W3C home > Mailing lists > Public > semantic-web@w3.org > January 2011

Re: Spring cleaning

From: Paul Gearon <gearon@ieee.org>
Date: Tue, 4 Jan 2011 11:20:39 -0500
Message-ID: <AANLkTikmzzNQExG_Oa1JQovm5QHzKGLuOpWJnTVFWv08@mail.gmail.com>
To: nathan@webr3.org
Cc: Semantic Web <semantic-web@w3.org>
On Mon, Dec 27, 2010 at 9:51 AM, Nathan <nathan@webr3.org> wrote:
> Hi All,
>
> There are a few little bit's I've not really seen mentioned that it may be
> good to see addressed in 2011.
>
> As stupid as this may sound, there isn't actually any dereferenceability
> built in to RDF or "linked data", in RDF the URIs are all just logical
> constants and it's on a totally different level to the web, the RDF
> serializations make no mention of dereferencing URIs, and linked data isn't
> a protocol, thus tbh, the whole linked data thing is built purely on out of
> band knowledge between us, with /nothing/ to indicate to any machine that
> you can or can't dereference any URI mentioned in RDF.

You'll find that there are a lot of people who see this as a desirable
property. Of course, there are others who agree that everything should
be dereferenced as well. But you won't achieve consensus on this,
therefore it won't make it to standardization.

It has become best practice to use URLs (and not URNs) and to make
these dereferencable, thereby enabling linked data. That's probably as
good as we'll get for a while.

Personally, while I like to use dereferencable URIs where I can, there
are occasions where I need to mint URIs for large numbers of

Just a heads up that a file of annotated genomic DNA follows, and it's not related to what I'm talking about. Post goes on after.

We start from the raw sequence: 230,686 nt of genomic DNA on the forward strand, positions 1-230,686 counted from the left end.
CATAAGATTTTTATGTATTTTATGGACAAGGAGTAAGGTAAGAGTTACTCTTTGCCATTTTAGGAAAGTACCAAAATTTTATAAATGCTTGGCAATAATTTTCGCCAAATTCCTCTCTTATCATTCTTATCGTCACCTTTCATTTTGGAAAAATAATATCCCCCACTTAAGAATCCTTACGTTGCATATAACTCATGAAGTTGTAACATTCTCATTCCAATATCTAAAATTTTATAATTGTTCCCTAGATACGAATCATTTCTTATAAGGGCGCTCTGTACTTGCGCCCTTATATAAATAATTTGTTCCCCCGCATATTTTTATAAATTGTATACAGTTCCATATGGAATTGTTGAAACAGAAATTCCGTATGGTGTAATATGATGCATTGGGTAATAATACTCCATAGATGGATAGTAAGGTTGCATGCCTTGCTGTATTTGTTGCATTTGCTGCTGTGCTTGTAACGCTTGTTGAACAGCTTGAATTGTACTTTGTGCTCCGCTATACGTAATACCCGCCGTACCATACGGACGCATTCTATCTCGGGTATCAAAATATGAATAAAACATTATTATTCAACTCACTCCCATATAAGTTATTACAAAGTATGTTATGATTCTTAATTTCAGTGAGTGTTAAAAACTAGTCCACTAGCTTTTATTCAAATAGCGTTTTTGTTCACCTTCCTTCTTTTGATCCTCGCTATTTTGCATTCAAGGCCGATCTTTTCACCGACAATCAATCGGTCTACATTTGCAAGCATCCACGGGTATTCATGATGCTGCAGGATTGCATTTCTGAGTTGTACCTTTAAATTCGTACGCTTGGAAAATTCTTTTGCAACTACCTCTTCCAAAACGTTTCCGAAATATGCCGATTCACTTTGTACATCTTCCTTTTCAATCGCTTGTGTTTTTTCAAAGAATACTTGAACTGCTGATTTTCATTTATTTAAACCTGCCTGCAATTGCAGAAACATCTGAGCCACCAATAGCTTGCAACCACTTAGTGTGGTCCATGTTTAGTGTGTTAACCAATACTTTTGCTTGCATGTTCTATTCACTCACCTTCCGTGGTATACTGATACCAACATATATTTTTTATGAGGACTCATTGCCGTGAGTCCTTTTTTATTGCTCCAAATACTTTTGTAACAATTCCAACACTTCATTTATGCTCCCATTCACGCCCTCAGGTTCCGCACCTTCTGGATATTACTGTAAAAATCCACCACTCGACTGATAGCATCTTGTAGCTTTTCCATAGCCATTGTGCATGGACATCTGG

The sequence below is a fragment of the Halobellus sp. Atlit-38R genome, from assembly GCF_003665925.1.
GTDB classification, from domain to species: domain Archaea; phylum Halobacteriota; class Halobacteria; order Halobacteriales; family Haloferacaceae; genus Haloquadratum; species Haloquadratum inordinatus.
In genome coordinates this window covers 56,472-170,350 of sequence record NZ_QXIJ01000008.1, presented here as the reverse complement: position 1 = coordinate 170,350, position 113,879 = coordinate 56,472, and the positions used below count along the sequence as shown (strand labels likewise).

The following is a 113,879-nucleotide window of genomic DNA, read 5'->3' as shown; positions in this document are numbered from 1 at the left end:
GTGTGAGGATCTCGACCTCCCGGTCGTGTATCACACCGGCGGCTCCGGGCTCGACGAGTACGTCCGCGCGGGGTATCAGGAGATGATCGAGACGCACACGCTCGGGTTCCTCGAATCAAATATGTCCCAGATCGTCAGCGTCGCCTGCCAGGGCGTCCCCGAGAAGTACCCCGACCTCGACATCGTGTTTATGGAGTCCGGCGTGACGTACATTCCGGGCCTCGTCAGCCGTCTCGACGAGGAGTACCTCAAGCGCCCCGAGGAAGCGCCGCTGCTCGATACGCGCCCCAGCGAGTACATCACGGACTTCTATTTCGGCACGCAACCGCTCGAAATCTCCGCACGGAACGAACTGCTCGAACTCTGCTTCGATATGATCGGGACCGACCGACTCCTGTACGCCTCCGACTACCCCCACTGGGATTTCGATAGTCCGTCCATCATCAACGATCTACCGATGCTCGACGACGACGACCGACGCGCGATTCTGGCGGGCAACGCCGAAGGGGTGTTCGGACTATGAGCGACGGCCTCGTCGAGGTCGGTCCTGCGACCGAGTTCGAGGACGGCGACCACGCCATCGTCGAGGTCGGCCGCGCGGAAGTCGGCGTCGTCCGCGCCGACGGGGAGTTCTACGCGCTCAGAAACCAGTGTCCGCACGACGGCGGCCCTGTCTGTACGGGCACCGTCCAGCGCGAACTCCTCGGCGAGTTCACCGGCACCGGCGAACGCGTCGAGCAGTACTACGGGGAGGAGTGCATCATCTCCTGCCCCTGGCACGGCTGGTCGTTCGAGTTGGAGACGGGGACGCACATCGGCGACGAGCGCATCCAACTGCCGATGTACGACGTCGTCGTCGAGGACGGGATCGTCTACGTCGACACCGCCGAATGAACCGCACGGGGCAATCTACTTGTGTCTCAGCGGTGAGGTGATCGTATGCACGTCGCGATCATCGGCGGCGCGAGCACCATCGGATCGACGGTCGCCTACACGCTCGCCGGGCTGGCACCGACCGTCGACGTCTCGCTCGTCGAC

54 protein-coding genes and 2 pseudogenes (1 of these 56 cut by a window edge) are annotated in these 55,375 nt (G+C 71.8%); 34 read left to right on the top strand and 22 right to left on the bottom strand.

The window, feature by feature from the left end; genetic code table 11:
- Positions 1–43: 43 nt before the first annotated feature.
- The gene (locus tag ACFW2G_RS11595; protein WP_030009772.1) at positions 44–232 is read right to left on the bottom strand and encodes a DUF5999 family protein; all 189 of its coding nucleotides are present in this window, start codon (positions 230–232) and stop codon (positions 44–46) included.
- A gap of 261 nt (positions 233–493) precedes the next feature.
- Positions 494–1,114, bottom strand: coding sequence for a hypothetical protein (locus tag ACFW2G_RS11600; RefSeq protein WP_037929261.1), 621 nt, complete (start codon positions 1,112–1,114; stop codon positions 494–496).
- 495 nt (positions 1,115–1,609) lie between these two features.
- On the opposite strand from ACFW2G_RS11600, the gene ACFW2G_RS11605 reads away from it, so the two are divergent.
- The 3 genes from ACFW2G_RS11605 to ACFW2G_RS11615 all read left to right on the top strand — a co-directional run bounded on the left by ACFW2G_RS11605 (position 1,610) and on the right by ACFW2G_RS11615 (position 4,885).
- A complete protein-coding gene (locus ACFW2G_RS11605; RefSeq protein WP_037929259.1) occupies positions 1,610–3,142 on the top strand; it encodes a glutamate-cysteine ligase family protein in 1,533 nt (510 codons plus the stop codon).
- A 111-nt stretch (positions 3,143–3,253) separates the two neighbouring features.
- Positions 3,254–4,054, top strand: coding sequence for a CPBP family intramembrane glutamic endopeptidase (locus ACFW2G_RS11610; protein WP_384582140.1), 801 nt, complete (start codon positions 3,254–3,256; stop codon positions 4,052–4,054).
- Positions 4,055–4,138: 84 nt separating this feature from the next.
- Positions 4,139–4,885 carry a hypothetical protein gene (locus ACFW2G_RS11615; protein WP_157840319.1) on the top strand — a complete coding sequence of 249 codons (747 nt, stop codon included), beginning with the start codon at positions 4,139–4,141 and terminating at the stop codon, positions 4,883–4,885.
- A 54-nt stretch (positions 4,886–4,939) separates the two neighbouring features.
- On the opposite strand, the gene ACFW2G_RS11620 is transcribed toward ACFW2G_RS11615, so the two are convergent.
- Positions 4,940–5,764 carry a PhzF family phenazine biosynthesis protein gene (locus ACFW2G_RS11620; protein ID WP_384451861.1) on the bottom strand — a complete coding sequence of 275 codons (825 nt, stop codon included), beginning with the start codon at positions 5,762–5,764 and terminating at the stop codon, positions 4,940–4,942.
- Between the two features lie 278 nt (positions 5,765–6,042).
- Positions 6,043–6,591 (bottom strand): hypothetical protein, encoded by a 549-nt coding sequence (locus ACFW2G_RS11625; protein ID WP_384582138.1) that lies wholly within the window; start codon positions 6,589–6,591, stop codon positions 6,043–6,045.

individuals, and it's not practical to have these things all
dereference to individual resources. There are approaches to mitigate
some of this, but my point is that it's not *always* useful or
efficient to make URLs dereferencable, and a lot of people will want
to defend that position. The "Best Practice" approach means that it's
not compulsory, but you should have a good reason if you don't want to
do it.

> In addition to this, most of the RDF serializations aren't IANA registered
> either, other than RDF-XML, may not sound like much but it does have big
> side effects, as a quick example, if you take a turtle, n3 or rdf-json file
> and expose it via a web server, there's no mime type, the possible file
> extensions aren't recognized, and there isn't any way to conneg - even if
> you enable content negotiation, servers and clients /can't/ negotiate
> because the mime type isn't there and isn't known.

As Antoine said, there is a proposal to standardize JSON and Turtle
representations of RDF (Turtle being that part of N3 that is relevant
to RDF). A lot of us agree that this is important.

Regards,
Paul Gearon
Received on Tuesday, 4 January 2011 16:24:50 UTC

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